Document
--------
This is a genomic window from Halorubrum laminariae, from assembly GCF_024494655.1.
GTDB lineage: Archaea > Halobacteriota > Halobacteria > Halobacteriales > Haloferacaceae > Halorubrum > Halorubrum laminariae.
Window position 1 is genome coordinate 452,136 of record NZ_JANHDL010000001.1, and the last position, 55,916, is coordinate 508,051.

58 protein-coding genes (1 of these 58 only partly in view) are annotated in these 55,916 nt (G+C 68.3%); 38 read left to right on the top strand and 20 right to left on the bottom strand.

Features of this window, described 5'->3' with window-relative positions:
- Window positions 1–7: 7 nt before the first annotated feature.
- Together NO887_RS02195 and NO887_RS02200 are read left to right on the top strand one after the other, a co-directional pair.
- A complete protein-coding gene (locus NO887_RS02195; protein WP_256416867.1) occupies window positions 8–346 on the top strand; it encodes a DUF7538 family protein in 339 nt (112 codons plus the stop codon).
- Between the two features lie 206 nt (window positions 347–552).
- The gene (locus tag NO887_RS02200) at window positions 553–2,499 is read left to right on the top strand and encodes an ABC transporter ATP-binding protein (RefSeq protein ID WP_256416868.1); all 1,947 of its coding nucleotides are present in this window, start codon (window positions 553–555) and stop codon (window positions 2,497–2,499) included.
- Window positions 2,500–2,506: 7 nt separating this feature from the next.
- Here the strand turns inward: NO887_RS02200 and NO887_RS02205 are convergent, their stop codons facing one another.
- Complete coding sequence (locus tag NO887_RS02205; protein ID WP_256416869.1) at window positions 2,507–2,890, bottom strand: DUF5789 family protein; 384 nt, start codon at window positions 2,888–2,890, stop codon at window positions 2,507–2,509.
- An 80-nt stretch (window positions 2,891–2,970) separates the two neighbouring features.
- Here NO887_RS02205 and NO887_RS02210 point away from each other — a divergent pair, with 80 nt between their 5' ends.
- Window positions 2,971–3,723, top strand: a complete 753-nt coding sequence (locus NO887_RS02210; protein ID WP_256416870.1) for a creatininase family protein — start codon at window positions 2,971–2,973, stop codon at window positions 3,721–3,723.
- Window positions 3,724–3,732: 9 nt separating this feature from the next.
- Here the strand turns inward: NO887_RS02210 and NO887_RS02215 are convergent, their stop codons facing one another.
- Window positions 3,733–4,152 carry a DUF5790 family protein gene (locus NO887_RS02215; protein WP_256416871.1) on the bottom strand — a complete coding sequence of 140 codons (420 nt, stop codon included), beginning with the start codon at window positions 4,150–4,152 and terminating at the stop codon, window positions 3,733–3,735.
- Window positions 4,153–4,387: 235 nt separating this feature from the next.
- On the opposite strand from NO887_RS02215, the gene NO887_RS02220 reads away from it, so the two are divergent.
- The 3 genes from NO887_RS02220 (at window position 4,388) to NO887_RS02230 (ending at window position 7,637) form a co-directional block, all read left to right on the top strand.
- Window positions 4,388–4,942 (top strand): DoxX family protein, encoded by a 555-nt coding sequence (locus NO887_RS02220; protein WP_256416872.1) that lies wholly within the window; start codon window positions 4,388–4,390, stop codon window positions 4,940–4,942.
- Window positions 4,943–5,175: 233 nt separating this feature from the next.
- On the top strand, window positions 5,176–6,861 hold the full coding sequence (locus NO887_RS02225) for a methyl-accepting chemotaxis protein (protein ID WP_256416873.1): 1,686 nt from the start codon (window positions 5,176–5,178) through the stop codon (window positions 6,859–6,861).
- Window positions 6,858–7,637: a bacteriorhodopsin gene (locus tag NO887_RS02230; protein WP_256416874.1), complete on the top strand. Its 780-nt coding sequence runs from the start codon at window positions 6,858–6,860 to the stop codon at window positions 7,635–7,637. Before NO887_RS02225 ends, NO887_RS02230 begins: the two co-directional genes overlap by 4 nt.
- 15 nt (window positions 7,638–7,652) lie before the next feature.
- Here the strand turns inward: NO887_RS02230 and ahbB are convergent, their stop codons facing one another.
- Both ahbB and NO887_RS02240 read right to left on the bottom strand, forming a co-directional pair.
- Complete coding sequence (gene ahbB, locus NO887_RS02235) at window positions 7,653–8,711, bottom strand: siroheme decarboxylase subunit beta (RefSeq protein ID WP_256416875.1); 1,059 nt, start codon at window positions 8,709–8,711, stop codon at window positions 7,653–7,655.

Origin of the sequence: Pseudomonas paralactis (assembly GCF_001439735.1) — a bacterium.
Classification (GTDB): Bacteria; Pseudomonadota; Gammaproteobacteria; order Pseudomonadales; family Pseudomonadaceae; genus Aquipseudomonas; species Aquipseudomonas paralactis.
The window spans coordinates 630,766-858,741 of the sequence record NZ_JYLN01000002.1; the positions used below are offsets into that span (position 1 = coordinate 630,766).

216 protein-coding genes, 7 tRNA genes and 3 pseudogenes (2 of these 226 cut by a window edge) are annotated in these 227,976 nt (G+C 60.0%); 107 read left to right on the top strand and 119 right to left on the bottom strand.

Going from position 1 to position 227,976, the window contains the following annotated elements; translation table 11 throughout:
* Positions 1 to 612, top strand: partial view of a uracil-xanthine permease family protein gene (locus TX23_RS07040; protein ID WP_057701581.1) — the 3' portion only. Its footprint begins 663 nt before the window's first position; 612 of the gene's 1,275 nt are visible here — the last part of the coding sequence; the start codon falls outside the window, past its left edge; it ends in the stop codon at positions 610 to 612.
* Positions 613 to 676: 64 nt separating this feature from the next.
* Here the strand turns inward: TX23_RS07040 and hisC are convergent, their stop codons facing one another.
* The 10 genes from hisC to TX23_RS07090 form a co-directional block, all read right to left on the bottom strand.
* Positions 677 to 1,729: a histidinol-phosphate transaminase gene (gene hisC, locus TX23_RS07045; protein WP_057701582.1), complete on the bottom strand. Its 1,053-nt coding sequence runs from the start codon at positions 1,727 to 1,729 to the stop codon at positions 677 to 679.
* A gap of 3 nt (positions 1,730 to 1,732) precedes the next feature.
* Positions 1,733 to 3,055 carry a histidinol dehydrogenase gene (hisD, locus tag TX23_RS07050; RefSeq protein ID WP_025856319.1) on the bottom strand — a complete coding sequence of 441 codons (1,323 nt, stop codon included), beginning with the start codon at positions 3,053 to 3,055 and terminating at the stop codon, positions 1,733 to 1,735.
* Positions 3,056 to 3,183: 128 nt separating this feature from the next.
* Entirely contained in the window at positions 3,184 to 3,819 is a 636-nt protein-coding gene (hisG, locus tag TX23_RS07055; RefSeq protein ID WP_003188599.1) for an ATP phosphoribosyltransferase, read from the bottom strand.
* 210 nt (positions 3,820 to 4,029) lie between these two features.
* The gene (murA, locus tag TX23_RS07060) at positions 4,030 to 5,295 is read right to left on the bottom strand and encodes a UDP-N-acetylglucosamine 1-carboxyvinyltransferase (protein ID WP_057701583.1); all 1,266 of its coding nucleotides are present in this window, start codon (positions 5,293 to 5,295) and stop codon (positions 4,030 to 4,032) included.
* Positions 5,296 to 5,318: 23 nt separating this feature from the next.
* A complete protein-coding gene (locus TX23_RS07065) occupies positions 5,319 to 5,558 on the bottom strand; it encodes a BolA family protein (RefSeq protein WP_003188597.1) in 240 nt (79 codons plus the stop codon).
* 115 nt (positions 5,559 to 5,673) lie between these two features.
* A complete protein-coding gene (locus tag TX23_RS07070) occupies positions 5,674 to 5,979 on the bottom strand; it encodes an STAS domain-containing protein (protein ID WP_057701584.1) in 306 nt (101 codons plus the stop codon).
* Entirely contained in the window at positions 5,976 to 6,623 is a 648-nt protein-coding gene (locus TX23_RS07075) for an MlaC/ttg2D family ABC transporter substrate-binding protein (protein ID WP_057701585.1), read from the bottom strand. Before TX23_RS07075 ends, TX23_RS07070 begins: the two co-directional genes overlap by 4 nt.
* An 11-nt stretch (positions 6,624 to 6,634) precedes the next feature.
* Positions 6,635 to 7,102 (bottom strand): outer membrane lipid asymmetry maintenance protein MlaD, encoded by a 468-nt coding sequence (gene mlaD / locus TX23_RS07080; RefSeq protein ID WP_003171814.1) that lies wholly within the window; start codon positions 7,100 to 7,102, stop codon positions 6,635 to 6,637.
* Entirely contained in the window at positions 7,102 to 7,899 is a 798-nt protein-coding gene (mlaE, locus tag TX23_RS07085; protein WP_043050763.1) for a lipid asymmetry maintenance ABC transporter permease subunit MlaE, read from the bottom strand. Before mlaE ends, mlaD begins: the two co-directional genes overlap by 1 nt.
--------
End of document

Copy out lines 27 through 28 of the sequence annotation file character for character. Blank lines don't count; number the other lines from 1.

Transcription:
- 15 nt (window positions 7,638–7,652) lie before the next feature.
- Here the strand turns inward: NO887_RS02230 and ahbB are convergent, their stop codons facing one another.